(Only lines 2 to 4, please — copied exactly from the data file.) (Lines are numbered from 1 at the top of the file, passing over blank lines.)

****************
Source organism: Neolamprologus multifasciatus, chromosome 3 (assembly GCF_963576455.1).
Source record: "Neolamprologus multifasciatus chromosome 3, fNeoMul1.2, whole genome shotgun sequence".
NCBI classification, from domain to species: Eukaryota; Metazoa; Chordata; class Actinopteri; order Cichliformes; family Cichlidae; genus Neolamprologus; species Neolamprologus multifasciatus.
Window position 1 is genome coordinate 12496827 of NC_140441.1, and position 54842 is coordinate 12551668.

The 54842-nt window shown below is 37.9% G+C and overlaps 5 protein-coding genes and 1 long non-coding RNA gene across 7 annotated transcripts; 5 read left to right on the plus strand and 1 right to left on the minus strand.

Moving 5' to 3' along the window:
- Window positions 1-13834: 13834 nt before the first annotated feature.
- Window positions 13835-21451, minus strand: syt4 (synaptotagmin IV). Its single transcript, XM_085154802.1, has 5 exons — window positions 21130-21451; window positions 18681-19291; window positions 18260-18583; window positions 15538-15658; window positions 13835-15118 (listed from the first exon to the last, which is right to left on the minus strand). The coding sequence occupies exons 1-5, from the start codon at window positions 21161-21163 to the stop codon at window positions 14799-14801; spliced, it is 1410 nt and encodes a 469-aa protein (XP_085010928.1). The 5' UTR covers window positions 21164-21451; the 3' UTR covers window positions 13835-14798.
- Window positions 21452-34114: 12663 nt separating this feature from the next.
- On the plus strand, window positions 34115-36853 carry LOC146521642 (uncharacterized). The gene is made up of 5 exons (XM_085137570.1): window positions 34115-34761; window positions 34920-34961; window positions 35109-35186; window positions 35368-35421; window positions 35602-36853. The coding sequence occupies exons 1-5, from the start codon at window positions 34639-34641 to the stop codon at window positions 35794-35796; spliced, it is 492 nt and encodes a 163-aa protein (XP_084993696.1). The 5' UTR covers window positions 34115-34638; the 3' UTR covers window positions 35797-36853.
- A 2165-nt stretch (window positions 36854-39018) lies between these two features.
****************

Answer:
Source record: "Neolamprologus multifasciatus chromosome 3, fNeoMul1.2, whole genome shotgun sequence".
NCBI classification, from domain to species: Eukaryota; Metazoa; Chordata; class Actinopteri; order Cichliformes; family Cichlidae; genus Neolamprologus; species Neolamprologus multifasciatus.
Window position 1 is genome coordinate 12496827 of NC_140441.1, and position 54842 is coordinate 12551668.